Threedimensional shape measuring method
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 G—PHYSICS
 G01—MEASURING; TESTING
 G01B—MEASURING LENGTH, THICKNESS OR SIMILAR LINEAR DIMENSIONS; MEASURING ANGLES; MEASURING AREAS; MEASURING IRREGULARITIES OF SURFACES OR CONTOURS
 G01B11/00—Measuring arrangements characterised by the use of optical means
 G01B11/24—Measuring arrangements characterised by the use of optical means for measuring contours or curvatures
 G01B11/25—Measuring arrangements characterised by the use of optical means for measuring contours or curvatures by projecting a pattern, e.g. one or more lines, moiré fringes on the object
 G01B11/2509—Color coding

 G—PHYSICS
 G06—COMPUTING; CALCULATING; COUNTING
 G06T—IMAGE DATA PROCESSING OR GENERATION, IN GENERAL
 G06T7/00—Image analysis
 G06T7/50—Depth or shape recovery
 G06T7/521—Depth or shape recovery from laser ranging, e.g. using interferometry; from the projection of structured light
Abstract
Description
The present invention relates to a threedimensional shape measuring method, more particularly, to a method of measuring an object having a threedimensional shape, by projecting grid patterns upon the object and using a projection image thereof.
It is conventionally known to measure the threedimensional shape of an object by projecting grid patterns upon the object and using a grid image thereby obtained and deformed in accordance with the height distribution of parts of the object, such methods being, for example, the moire method and the heterodyne method. In the moire method, a reference grid is superimposed upon the deformed grid image, thereby generating Moire fringes, which provide contour lines of the object to be measured, to obtain the height distribution. In the heterodyne method, using a nonmodulated spatial carrier frequency signal and a carrier signal spatially phasemodulated as the reference grid and the deformed grid image, the amount of deformation is detected as a phase, thereby obtaining the height distribution of the object to be measured.
These methods are effective in the measurement of a threedimensional shape of an object having smooth faces and parts mutually continuously connected. On the other hand, these methods are not applicable to measuring a threedimensional shape of an object having large discontinuous steps nor an object composed of isolated faces having no mutual contact points. This is because, in the case of the moire method, a fringe order of the discontinuous contour line cannot be uniquely determined and, in the case of the heterodyne method, the height distribution of such a discontinuous object cannot be uniquely determined from the phase distribution detected in such a manner as being folded in the range of the principal value of [−π, π].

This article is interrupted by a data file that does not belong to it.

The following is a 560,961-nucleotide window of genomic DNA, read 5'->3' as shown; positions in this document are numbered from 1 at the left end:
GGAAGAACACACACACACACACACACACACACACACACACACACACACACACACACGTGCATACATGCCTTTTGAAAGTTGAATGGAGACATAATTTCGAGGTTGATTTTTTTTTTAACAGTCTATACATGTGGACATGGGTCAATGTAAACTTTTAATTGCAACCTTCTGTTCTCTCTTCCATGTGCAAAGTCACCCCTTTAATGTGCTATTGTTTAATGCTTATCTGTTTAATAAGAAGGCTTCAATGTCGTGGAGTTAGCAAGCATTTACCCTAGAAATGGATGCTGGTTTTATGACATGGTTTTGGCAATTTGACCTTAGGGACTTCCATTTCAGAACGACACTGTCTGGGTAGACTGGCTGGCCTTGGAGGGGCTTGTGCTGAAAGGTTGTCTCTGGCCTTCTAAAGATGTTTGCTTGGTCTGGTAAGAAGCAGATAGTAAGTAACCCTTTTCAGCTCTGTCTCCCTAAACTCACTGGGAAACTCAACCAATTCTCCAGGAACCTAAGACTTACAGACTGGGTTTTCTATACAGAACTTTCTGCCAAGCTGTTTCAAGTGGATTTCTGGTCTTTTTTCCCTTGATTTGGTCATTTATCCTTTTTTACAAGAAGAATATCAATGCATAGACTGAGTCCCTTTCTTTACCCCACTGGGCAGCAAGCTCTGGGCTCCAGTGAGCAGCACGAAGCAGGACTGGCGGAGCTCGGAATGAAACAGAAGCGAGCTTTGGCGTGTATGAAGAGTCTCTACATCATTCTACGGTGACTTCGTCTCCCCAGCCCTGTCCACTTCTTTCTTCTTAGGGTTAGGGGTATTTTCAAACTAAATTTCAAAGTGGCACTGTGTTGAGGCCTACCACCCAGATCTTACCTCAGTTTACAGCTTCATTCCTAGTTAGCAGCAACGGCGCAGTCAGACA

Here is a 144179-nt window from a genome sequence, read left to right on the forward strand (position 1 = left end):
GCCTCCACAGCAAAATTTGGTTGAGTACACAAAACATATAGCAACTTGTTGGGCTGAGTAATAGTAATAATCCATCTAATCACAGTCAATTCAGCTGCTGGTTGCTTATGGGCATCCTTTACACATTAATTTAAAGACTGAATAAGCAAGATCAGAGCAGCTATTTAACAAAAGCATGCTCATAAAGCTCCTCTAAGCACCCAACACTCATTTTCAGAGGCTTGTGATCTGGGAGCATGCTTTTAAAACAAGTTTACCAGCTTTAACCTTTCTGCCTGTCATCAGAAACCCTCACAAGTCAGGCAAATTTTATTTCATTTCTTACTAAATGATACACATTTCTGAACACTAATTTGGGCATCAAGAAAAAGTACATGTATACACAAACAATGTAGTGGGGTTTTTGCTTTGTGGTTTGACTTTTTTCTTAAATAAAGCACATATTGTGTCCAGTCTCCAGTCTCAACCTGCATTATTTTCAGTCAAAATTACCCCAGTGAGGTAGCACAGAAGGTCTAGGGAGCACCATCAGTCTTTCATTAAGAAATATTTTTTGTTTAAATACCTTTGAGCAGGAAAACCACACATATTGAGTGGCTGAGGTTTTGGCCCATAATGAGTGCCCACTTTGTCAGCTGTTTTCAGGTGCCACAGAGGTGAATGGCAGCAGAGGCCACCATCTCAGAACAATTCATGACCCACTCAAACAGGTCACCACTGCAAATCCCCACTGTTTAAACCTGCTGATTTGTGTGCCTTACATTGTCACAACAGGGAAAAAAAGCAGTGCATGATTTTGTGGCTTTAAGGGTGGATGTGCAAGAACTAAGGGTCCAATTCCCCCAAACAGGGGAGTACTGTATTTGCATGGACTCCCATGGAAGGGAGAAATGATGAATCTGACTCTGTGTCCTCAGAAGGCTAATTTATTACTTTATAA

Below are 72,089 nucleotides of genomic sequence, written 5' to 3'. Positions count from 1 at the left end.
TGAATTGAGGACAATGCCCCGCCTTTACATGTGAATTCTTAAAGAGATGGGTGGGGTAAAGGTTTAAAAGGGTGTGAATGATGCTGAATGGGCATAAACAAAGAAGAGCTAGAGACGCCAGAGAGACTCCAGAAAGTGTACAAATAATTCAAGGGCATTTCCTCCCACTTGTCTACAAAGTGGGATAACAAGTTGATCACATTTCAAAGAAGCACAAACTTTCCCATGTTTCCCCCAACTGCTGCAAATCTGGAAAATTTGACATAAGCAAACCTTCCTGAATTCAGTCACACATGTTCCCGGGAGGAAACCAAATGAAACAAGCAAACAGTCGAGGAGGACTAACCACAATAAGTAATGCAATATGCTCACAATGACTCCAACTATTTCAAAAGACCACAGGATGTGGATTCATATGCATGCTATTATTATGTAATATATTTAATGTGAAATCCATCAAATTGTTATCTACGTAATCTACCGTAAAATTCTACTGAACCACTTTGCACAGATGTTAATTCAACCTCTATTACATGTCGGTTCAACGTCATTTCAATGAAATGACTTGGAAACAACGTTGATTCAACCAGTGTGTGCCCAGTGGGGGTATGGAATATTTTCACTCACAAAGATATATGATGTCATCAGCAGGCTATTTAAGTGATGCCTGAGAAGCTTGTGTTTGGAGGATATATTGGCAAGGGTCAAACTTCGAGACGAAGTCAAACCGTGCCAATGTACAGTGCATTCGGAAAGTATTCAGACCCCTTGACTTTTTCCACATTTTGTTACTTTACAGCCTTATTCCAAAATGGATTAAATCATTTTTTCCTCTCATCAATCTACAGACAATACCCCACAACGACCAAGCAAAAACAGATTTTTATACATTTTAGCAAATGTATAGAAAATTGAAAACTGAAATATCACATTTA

In order to measure the threedimensional shape of an object which has such discontinuous steps, Unexamined Japanese Patent Publication No. 10246612 discloses a method comprising the steps of: projecting upon the object to be measured a twodimensional grid pattern formed by superimposing a plurality of onedimensional grids each having a period and direction different from those of the others; imaging a twodimensional grid image deformed in accordance with the threedimensional shape of the object to be measured; detecting a phase for each of the onedimensional grid components from the twodimensional grid image; and obtaining the measurement value of the threedimensional shape of the object to be measured on the basis of the detected phases.
In such a conventional method, however, if a larger number of onedimensional grids having different periods and directions are used, there are more intersections among the onedimensional grids in the grid image. In the case of an increased number of intersections existing in the grid image, frequency separation is difficult after imaging the twodimensional grid image. In this case, the onedimensional grids affect each other as noise sources and, therefore, precise measurement of the threedimensional shape of the object to be measured is made impossible.
The present invention was made to solve the aforementioned problem. More particularly, the object of the present invention is to provide a method of measuring the shape of an object having threedimensions, with improved precision.
In order to attain this object, there is provided a method for obtaining a measurement value of a threedimensional shape of an object, using a grid image formed by projecting a plurality of grid patterns upon the object to be measured, the method comprising the steps of: projecting the grid patterns upon the object to be measured, the grid patterns comprising a plurality of onedimensional grids of different colors, each having a distinctive period and direction; imaging the grid patterns deformed in accordance with the threedimensional shape of the object to be measured; separating from the grid image each of the onedimensional grids of different colors; detecting a phase for each of the onedimensional grids; and obtaining the measurement value on the basis of the detected phases.